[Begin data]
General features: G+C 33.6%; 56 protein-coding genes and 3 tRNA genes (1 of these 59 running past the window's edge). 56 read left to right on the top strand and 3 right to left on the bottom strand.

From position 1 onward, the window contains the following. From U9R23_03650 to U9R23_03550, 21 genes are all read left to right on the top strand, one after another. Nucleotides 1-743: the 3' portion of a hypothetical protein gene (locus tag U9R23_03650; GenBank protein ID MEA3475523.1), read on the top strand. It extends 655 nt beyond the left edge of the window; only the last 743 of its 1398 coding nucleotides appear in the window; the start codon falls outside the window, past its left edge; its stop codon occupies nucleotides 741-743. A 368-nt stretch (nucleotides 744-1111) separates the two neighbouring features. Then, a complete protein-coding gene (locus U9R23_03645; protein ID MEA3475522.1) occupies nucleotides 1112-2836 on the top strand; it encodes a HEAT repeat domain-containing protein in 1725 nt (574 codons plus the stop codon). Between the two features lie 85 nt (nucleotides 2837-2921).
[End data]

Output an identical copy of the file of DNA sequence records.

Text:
General features: G+C 33.6%; 56 protein-coding genes and 3 tRNA genes (1 of these 59 running past the window's edge). 56 read left to right on the top strand and 3 right to left on the bottom strand.

From position 1 onward, the window contains the following. From U9R23_03650 to U9R23_03550, 21 genes are all read left to right on the top strand, one after another. Nucleotides 1-743: the 3' portion of a hypothetical protein gene (locus tag U9R23_03650; GenBank protein ID MEA3475523.1), read on the top strand. It extends 655 nt beyond the left edge of the window; only the last 743 of its 1398 coding nucleotides appear in the window; the start codon falls outside the window, past its left edge; its stop codon occupies nucleotides 741-743. A 368-nt stretch (nucleotides 744-1111) separates the two neighbouring features. Then, a complete protein-coding gene (locus U9R23_03645; protein ID MEA3475522.1) occupies nucleotides 1112-2836 on the top strand; it encodes a HEAT repeat domain-containing protein in 1725 nt (574 codons plus the stop codon). Between the two features lie 85 nt (nucleotides 2837-2921).